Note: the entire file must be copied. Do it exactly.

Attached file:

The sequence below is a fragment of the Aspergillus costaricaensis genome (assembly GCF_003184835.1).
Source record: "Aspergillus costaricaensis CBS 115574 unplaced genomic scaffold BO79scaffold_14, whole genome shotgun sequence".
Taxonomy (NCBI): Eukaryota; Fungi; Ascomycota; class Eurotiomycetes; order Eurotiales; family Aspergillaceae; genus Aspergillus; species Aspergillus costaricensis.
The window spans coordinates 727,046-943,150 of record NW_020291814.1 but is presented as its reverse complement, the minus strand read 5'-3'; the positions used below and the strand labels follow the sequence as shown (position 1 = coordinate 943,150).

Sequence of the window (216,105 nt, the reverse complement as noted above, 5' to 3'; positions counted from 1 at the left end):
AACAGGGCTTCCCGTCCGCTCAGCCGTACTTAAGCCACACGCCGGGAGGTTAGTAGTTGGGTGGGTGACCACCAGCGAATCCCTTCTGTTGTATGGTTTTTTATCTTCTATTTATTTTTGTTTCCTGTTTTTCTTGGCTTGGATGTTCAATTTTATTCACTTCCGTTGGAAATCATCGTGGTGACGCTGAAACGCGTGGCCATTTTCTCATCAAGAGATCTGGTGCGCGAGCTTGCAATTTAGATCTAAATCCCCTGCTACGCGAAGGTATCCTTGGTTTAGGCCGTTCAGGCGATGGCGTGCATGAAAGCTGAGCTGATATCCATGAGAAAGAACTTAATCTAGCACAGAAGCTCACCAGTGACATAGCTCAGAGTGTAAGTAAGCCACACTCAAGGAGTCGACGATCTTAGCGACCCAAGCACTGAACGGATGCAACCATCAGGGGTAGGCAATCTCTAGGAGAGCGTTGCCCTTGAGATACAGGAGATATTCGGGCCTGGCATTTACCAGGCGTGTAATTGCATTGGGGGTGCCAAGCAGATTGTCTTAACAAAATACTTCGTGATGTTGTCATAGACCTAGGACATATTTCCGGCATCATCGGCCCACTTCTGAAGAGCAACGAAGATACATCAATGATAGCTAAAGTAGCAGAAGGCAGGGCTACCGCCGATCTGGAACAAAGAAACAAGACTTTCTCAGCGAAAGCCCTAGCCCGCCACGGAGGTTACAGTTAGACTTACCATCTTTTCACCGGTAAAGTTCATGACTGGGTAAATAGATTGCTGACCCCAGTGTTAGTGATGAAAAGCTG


The sequence below is a fragment of the Aspergillus costaricaensis genome (assembly GCF_003184835.1).
Source record: "Aspergillus costaricaensis CBS 115574 unplaced genomic scaffold BO79scaffold_14, whole genome shotgun sequence".
Taxonomy (NCBI): Eukaryota; Fungi; Ascomycota; class Eurotiomycetes; order Eurotiales; family Aspergillaceae; genus Aspergillus; species Aspergillus costaricensis.
The window spans coordinates 727,046-943,150 of record NW_020291814.1 but is presented as its reverse complement, the minus strand read 5'-3'; the positions used below and the strand labels follow the sequence as shown (position 1 = coordinate 943,150).

Sequence of the window (216,105 nt, the reverse complement as noted above, 5' to 3'; positions counted from 1 at the left end):
AACAGGGCTTCCCGTCCGCTCAGCCGTACTTAAGCCACACGCCGGGAGGTTAGTAGTTGGGTGGGTGACCACCAGCGAATCCCTTCTGTTGTATGGTTTTTTATCTTCTATTTATTTTTGTTTCCTGTTTTTCTTGGCTTGGATGTTCAATTTTATTCACTTCCGTTGGAAATCATCGTGGTGACGCTGAAACGCGTGGCCATTTTCTCATCAAGAGATCTGGTGCGCGAGCTTGCAATTTAGATCTAAATCCCCTGCTACGCGAAGGTATCCTTGGTTTAGGCCGTTCAGGCGATGGCGTGCATGAAAGCTGAGCTGATATCCATGAGAAAGAACTTAATCTAGCACAGAAGCTCACCAGTGACATAGCTCAGAGTGTAAGTAAGCCACACTCAAGGAGTCGACGATCTTAGCGACCCAAGCACTGAACGGATGCAACCATCAGGGGTAGGCAATCTCTAGGAGAGCGTTGCCCTTGAGATACAGGAGATATTCGGGCCTGGCATTTACCAGGCGTGTAATTGCATTGGGGGTGCCAAGCAGATTGTCTTAACAAAATACTTCGTGATGTTGTCATAGACCTAGGACATATTTCCGGCATCATCGGCCCACTTCTGAAGAGCAACGAAGATACATCAATGATAGCTAAAGTAGCAGAAGGCAGGGCTACCGCCGATCTGGAACAAAGAAACAAGACTTTCTCAGCGAAAGCCCTAGCCCGCCACGGAGGTTACAGTTAGACTTACCATCTTTTCACCGGTAAAGTTCATGACTGGGTAAATAGATTGCTGACCCCAGTGTTAGTGATGAAAAGCTG